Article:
This Bio-Based EV Weighs Just 683 Pounds, Certified Road-Worthy…Serously

JUL 11 2017 BY MARK KANE 28

The Lina is a pretty special, lightweight, bio-based electric city car.  And one that weighs just 683 lbs (310 kg)…yes, you read that figure right!  But it is still able to carry four people, and drive up to 50 mph (80 km/h).

Lina, the lightweight bio-based electric city car

The electric vehicle was developed at the Eindhoven University of Technology in the Netherlands, using bio composites (flax) for the entire chassis, body and interior.

Even if such big weight reduction would not be feasible in series production, even doubling the Lina’s weight would be major improvement from a fuel economy standpoint compared to conventional cars today.  So there is perhaps something to be learned from the experiment.

“TU/ecomotive utilizes a combination of bio-based composites and bio-based plastics to create their chassis. The bio-based composite is made from flax, a plant that can be grown in the any moderate climate.

The bio-composite has a strength/weight ratio similar to glass fibre, but is manufactured in a sustainable manner. A honeycomb shaped core produced from bio-plastic, known as PLA and made entirely from sugar beets, is placed in-between two flax composite sheets to provide stiffness to the strong composite.”

The Lina’s power-train utilizes two DC electric motors (8 kW total) and a lithium-ion battery pack (48 V and 1.9 kWh).

The Lina was presented at the Shell Eco-marathon 2017 at the Queen Elizabeth Olympic Park in London.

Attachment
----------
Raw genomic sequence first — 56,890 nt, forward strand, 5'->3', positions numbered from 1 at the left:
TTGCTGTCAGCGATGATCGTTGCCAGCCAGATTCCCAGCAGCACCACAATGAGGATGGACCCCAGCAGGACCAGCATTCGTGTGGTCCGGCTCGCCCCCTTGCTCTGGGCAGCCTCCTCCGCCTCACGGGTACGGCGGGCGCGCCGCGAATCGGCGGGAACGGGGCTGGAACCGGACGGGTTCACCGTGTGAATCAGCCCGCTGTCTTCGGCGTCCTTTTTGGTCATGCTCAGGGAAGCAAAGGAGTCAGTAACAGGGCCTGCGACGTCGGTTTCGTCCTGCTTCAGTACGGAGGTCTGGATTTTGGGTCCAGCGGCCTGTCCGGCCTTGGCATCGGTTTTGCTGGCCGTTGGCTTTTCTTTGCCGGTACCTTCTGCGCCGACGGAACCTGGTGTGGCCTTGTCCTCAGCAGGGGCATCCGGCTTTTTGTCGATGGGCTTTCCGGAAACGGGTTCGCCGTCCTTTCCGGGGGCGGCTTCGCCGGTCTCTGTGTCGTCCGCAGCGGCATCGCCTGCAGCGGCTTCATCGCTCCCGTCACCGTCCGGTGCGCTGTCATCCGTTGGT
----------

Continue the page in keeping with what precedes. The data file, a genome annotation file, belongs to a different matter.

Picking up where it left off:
Lina, the lightweight bio-based electric city car

Categories: General

Tags: ,

Leave a Reply

28 Comments on "This Bio-Based EV Weighs Just 683 Pounds, Certified Road-Worthy…Serously"

newest oldest most voted

Certified road worthy? Who certified it? And what exactly does “road worthy” mean? Is it “road worthy” the same way that a bicycle is considered road worthy?

The redneck trolls swarm in like flies every time there is an article about an urban vehicle.

It’s as road worthy as your tractor. How about that? 🙂

Dunno if redneck on a tractor in any way describes sven…

But now I am picturing sven as a skinny older guy in a torn baseball cap riding a Fuel Cell tractor. Most likely shrugging his shoulders and smirking.

You can forget any discussion of sensible vehicles on this site. Bought and paid for by the auto industry…including Tesla.

To be fair, they do cover stuff besides conventional cars. But probably only to get angry clicks from car nuts.

An aluminum chassis with composite panels would keep the weight under 1000 pounds. Use techniques perfected for making small airplanes.

Ok, it’s “road worthy”. What about crash test results? I drive a F150, and would feel bad if I accidentally ran over one of these and didn’t even scratch my paint.

Kidding aside, the move toward light-weight vehicles is good for economy, but we still have much larger vehicles out there. Safety has to be a major priority, considering the likelyhood that there will be a wreck at some point.